Climate Scientists React to Bizarre Climate Commentary by Robert Laughlin

Andy Revkin has posted several reactions from climate scientists to Nobel physicist Robert Laughlin’s essay in The American Scholar in which he asserts that the climate system is “beyond our power to control,” and humanity cannot and should not do anything to respond to climate change.  

Needless to say, Laughlin’s piece - and George Will’s Newsweek commentary about it - have drawn swift and severe criticism from scientists who specialize in studying climate change.

For example, Matthew Huber of Purdue University’s Climate Dynamics Prediction Laboratory takes Laughlin to task, suggesting that:

He needs to take some courses in paleoclimate — I suggest he start at the undergraduate level. I hear there might be something appropriate being taught on his campus. His know-nothing approach hearkens back to the pre-scientific era of the flat earth, vapors and phlogiston.”

Huber points out that the fundamentals of climate change are sound:

…raise greenhouse gases and the climate will warm substantially. There is no great mystery here, other than perhaps why a Nobel prize winner is either ignorant of the major results of the field of paleoclimatology over the past two decades or simply chooses to ignore the science for the sake of some sound bytes.

“Our understanding of the climate system is still rudimentary but ultimately we know what the big knobs are that turn up the heat and those are the same knobs we are cranking on right now. We know this absolutely and have known at least since Arrhenius and he got the Nobel (in 1903)!”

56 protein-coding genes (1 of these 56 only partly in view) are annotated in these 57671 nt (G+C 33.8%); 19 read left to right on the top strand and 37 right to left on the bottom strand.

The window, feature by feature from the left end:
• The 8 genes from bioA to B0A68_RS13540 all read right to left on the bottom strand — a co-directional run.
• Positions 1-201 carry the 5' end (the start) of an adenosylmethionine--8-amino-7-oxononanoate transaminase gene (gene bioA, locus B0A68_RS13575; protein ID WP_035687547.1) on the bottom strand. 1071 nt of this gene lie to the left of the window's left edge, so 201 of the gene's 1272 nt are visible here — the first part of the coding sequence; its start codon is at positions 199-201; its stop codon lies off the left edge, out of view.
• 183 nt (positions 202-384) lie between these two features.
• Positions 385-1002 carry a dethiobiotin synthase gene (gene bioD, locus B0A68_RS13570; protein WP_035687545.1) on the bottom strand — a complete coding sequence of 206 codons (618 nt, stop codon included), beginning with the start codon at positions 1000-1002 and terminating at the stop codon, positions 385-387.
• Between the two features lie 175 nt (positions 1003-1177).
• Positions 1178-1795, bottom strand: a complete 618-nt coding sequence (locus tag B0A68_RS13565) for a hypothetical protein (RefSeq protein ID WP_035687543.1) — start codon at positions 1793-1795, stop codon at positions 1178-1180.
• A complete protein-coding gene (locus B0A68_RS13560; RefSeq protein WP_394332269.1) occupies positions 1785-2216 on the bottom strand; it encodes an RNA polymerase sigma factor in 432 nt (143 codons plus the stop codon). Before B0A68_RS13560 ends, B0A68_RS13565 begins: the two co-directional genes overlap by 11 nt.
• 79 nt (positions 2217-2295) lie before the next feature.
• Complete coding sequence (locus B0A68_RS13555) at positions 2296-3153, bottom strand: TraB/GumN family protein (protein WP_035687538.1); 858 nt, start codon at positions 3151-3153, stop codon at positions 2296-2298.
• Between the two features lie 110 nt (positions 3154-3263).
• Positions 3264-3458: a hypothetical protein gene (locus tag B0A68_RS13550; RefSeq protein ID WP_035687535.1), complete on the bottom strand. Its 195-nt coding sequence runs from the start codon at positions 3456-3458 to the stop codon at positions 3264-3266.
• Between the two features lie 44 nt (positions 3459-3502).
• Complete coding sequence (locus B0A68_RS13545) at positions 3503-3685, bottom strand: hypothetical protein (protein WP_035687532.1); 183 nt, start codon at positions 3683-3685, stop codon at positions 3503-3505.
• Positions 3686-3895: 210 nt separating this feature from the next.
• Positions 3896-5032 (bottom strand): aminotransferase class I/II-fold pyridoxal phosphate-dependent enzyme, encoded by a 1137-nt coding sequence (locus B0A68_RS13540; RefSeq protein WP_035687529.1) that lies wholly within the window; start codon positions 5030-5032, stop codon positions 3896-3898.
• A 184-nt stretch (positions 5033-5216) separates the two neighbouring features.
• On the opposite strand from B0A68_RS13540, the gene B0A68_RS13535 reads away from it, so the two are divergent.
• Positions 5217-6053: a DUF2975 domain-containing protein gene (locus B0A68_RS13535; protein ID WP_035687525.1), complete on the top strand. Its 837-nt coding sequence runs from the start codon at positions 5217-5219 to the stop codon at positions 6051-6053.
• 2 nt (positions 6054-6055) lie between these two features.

Check out the rest of the scientists’ reactions over at Revkin’s Dot Earth blog.


There are some excellent comments at Will’s column, and I credit blogs with excellent readership like this bringing it to those readers’ attentions.

A good many express exhaustion at the never-gets-old propaganda picture of greens as concerned about saving “Gaia” instead of the serious green motivation of preserving standard of living for future generations.

Others express exquisite shock at the logical stupidity of Laughlin’s article, if indeed he is making a policy argument.

Saving the earth for its own sake is a noble cause, but my current concern is for the lives of people in the margins and for future generations who will inherit the consequences of our unwillingness to take our collective head out of our ass. Reducing the severity of climate change for centuries to come – some of which, it’s true, we can’t stop – is not only the right thing to do, it’s the only way to prevent the human race from slipping into a perpetual “damage control” mode. Gaia will do just fine on her own. It’s US I’m worried about!